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Don't get between a lawyer and his free drinks. That doesn't fly, as Southwest Airlines seems to have learned in a class-action lawsuit brought by thirsty attorney Adam Levitt over drink coupons.
The Chicago lawyer sued Southwest over unused drink coupons that Southwest allegedly failed to honor. Levitt's suit has landed in an out-of-court settlement worth between $29 million and $58 million, the ABA Journal reports.
Given that the unused drink coupons are valued at $5 apiece, as many as 12 million drinks have been awarded to Levitt and other plaintiffs in the class.
Levitt brought the lawsuit in 2010 claiming breach of contract, consumer fraud, and other claims. All the claims were eventually dropped except for the breach of contract claim.
The drink coupon vouchers had been given to passengers who paid extra for Southwest's Business Select seats, reports the Journal. The problem is that the vouchers apparently did not bear expiration dates; passengers kept their unused vouchers and tried to use them on different flights. They were denied.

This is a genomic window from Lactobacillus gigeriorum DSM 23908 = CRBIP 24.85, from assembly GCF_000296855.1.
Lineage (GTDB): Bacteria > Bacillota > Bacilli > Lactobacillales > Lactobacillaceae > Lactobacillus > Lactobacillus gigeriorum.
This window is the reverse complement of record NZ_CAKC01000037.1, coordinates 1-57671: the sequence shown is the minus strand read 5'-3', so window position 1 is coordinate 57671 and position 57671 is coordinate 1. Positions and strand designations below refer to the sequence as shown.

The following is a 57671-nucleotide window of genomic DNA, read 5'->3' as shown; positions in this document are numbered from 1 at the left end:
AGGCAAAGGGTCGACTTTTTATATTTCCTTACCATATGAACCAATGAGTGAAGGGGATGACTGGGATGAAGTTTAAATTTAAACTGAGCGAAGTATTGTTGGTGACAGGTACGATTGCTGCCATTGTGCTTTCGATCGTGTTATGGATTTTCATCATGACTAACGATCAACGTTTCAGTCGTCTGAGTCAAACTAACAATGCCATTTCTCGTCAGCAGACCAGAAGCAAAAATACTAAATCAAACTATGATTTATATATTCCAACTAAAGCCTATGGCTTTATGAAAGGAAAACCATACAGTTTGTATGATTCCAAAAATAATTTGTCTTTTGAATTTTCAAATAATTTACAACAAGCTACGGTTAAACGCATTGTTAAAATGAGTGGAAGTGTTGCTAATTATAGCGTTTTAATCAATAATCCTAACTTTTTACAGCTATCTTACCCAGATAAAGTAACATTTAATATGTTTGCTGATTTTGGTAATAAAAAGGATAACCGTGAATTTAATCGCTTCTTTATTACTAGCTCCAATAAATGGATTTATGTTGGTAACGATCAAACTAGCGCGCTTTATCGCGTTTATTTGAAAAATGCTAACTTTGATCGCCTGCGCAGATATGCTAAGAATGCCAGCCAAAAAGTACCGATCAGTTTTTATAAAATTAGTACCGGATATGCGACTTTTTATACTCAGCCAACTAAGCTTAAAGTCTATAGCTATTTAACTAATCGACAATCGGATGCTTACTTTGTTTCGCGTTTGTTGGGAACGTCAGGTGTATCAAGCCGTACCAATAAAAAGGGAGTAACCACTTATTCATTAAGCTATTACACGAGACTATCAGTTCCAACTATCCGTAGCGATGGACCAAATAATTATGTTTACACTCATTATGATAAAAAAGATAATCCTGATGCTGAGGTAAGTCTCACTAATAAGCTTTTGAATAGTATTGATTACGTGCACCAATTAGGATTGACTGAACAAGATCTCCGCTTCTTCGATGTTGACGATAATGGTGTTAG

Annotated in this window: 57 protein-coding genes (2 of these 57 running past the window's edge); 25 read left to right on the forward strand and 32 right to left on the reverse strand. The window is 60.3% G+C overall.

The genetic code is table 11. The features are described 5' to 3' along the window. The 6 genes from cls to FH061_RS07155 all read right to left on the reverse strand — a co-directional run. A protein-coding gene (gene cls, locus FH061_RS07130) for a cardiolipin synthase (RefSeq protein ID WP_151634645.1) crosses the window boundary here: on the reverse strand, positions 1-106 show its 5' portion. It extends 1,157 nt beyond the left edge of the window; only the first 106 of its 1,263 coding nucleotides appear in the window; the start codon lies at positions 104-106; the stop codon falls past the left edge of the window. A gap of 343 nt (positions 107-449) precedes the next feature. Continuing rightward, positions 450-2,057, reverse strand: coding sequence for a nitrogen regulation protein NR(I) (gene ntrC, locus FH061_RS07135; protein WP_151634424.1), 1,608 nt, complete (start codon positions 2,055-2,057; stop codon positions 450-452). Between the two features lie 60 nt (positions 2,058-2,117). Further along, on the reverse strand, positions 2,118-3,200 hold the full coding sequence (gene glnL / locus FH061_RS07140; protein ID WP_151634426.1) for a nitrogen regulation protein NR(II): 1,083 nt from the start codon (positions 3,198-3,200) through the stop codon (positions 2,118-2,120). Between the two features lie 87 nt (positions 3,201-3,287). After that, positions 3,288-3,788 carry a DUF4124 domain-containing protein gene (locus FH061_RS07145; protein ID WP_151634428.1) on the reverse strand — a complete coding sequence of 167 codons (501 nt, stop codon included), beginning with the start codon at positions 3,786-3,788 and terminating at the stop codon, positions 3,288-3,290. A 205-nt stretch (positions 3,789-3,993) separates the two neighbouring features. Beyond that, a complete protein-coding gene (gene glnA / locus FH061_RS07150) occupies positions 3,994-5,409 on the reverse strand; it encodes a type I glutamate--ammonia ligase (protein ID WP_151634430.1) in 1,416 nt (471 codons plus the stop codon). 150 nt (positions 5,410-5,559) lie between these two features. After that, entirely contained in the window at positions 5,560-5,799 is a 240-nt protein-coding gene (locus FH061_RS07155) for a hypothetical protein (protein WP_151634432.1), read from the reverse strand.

Southwest says the vouchers were meant to be used only when customers purchased a Business Select ticket, and were supposed to be used on that same flight, reports the Journal. In other words, they were not transferable and you could not keep them and save them for when you really needed a drink on another flight.
The problem was that it was not clear where this policy was printed, and Levitt didn't see why his coupon could not be used at a later time.
Southwest maintains that it could have won the lawsuit had it made its way through court. However, the airline's lawyers apparently felt that it was easier to simply settle the issue instead. The company may have considered things like bad publicity, the time sink of litigation, and attorney's fees in deciding to settle.
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